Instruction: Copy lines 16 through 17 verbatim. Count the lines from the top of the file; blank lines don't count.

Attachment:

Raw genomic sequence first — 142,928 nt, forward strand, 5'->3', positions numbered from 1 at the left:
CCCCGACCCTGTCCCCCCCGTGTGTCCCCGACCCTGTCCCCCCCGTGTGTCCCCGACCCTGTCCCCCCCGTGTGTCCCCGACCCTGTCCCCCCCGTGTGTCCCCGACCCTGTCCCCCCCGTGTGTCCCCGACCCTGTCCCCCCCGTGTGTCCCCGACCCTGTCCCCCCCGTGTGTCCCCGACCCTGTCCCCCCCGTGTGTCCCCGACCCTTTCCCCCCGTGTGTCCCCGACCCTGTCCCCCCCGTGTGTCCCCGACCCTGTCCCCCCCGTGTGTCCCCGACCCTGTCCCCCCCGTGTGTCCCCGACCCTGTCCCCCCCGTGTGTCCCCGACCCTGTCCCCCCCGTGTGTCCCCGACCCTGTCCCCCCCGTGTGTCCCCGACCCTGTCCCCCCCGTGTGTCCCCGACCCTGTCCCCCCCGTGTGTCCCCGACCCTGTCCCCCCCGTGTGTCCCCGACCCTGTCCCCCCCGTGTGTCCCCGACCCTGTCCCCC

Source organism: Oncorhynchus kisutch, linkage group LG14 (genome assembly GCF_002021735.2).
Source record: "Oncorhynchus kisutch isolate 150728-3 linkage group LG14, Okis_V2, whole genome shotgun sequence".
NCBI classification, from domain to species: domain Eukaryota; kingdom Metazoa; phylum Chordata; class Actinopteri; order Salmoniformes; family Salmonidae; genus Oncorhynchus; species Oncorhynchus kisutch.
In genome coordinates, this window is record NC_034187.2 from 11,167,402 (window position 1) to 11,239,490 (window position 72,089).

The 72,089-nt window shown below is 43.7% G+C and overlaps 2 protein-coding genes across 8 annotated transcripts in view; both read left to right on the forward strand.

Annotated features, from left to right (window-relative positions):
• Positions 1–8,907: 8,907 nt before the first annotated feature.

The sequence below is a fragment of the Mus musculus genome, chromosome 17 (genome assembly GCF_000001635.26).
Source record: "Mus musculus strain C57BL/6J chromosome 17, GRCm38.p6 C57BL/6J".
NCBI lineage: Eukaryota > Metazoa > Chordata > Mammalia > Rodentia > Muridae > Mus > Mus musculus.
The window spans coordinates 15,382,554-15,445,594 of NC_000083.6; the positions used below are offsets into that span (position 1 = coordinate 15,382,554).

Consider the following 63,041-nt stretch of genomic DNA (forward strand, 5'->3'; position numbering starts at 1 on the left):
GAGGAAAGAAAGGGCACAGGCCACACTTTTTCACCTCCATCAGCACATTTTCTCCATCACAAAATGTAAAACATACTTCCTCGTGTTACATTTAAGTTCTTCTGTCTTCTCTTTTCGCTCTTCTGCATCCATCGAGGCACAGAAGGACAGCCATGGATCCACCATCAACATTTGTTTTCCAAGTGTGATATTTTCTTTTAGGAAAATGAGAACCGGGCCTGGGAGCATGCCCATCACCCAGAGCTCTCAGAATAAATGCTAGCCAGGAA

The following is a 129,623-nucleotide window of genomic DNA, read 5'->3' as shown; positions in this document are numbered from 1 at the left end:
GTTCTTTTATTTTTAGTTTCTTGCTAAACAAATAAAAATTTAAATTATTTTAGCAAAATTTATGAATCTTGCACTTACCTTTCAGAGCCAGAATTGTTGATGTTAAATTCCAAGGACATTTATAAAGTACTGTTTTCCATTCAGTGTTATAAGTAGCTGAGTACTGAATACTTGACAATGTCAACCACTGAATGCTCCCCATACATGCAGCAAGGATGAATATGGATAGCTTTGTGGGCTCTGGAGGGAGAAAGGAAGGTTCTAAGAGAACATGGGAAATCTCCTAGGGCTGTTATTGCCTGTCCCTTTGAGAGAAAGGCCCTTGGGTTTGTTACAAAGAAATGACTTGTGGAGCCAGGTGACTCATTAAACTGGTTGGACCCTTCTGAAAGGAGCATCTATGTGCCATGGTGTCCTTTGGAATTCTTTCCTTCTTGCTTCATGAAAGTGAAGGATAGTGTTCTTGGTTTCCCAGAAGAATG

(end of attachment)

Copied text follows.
The following is a 129,623-nucleotide window of genomic DNA, read 5'->3' as shown; positions in this document are numbered from 1 at the left end:
GTTCTTTTATTTTTAGTTTCTTGCTAAACAAATAAAAATTTAAATTATTTTAGCAAAATTTATGAATCTTGCACTTACCTTTCAGAGCCAGAATTGTTGATGTTAAATTCCAAGGACATTTATAAAGTACTGTTTTCCATTCAGTGTTATAAGTAGCTGAGTACTGAATACTTGACAATGTCAACCACTGAATGCTCCCCATACATGCAGCAAGGATGAATATGGATAGCTTTGTGGGCTCTGGAGGGAGAAAGGAAGGTTCTAAGAGAACATGGGAAATCTCCTAGGGCTGTTATTGCCTGTCCCTTTGAGAGAAAGGCCCTTGGGTTTGTTACAAAGAAATGACTTGTGGAGCCAGGTGACTCATTAAACTGGTTGGACCCTTCTGAAAGGAGCATCTATGTGCCATGGTGTCCTTTGGAATTCTTTCCTTCTTGCTTCATGAAAGTGAAGGATAGTGTTCTTGGTTTCCCAGAAGAATG